Malia Ber­nal

Black Belt - - 2018 WOMAN OF THE YEAR - BY MARK JA­COBS

Forty-five years ago, the mar­tial arts world was largely a boys club. Al­most all the in­struc­tors were male, al­most all the fa­mous com­peti­tors were male and al­most all the mar­tial artists ev­ery­one talked about — like those who got fea­tured on the cover of Black Belt — were male.

Then a tour­na­ment com­peti­tor from North­ern Cal­i­for­nia, at the time known as Malia Da­cas­cos, be­came the first fe­male cham­pion to grace the mag­a­zine’s cover. Da­cas­cos, who’s now known as Malia Ber­nal, was not only the No. 1–ranked woman in the coun­try in both forms and fight­ing for sev­eral years run­ning, but she also had the temer­ity to be­gin chal­leng­ing — and beat­ing — the best male forms com­peti­tors. She ended up be­ing rated the fourth best kata com­peti­tor in the United States in the men’s di­vi­sion, as well.

“I was al­ways com­pet­ing against the same group of women, and I thought, Why not com­pete against

the men for a change?” Ber­nal said. “I fi­nally asked one pro­moter, and he let me do it. I’ll never for­get that first tour­na­ment. All the men lined up for the kata com­pe­ti­tion, then I stepped out there and some­one said, ‘You have the wrong di­vi­sion!’ And I told him, ‘No, I’m com­pet­ing against you guys to­day.’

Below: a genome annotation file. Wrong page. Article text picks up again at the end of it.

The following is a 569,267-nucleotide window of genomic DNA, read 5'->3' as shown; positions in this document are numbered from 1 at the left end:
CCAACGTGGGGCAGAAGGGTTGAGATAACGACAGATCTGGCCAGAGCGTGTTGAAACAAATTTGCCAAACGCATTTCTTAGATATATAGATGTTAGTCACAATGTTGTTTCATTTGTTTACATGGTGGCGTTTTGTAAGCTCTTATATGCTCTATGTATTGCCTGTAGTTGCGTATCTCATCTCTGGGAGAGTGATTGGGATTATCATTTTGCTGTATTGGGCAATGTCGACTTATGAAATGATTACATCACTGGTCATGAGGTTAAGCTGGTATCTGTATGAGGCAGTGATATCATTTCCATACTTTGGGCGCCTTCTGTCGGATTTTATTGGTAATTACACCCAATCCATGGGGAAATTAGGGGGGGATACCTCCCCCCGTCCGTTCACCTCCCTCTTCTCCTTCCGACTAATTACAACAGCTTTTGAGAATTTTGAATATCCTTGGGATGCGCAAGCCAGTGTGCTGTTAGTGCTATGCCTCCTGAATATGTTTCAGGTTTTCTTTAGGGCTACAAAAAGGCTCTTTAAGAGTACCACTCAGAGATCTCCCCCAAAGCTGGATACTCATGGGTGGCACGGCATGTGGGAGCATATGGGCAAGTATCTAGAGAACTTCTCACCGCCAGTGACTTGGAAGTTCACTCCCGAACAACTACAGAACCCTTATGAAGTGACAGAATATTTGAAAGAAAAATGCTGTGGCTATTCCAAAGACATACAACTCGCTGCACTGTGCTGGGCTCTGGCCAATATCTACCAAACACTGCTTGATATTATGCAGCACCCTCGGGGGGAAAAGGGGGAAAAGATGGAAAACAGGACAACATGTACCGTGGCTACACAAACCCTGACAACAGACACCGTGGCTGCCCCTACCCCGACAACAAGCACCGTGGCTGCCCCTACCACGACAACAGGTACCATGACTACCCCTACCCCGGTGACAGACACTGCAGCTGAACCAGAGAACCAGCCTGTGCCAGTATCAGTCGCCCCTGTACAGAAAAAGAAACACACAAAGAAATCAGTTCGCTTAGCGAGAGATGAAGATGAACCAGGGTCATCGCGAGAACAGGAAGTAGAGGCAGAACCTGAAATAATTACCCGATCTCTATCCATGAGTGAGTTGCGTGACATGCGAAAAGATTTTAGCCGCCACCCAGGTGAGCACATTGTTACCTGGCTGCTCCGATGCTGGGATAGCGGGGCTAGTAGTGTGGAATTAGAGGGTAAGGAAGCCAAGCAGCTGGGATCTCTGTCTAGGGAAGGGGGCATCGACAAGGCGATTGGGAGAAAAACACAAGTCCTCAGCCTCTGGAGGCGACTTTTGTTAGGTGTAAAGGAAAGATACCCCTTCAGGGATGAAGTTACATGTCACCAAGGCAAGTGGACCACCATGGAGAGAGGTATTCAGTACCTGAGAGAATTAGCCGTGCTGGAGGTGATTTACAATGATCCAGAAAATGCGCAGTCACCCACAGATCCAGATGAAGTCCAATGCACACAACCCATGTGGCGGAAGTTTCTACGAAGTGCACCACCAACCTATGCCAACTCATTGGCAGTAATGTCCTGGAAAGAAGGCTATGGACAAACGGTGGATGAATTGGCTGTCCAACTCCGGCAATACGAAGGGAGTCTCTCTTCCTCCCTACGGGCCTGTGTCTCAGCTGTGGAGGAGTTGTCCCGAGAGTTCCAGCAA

“Then I won. But I never thought any­one would still be talk­ing about it years later.”

A self-de­scribed tomboy, Ber­nal was raised on a farm sev­eral miles from the near­est neigh­bors. She mar­ried young, and when her hus­band was away from home work­ing evenings, her par­ents rec­om­mended she take some sort of self-de­fense class just in case she ever had to pro­tect her­self. Never one to jump into any­thing without do­ing a lit­tle re­search first, she be­gan vis­it­ing lo­cal mar­tial arts schools to see which would be the best fit.

“I went to a lo­cal strip mall — one of those places with a pizza par­lor, an ice cream shop and a karate school tucked in be­tween — but I

didn’t care for it,” Ber­nal said. “I went to sev­eral more karate schools, but they were all too rigid. I had al­ways done ski­ing and re­al­ized my body was more of a flow­ing type. Then I vis­ited a kung fu school, and that re­ally piqued my in­ter­est.”

The school was run by Al Da­cas­cos, a renowned prac­ti­tioner of

ka­jukenbo who would go on to found his own brand of kung fu called wun

hop kuen do. Ber­nal signed up for classes, never dream­ing it would lead to a whole new life for her.

Al­though the school had more than a dozen other fe­male stu­dents when Ber­nal en­rolled, within a few months, al­most all had quit. “There were tough guys there in­ter­ested in hard­core fight­ing, and they didn’t re­ally want women around,” she re­called. “And most of the women didn’t want to be bat­tered black and blue, so they quit. But I’ve never been known to quit if I re­ally want to learn some­thing.”

Af­ter a while, the male stu­dents re­al­ized she wasn’t go­ing any­where, and they be­gan of­fer­ing ad­vice on how to im­prove. In re­turn, the brash Ber­nal told them that one day she would be the first fe­male mar­tial arts cham­pion on the cover of Black Belt.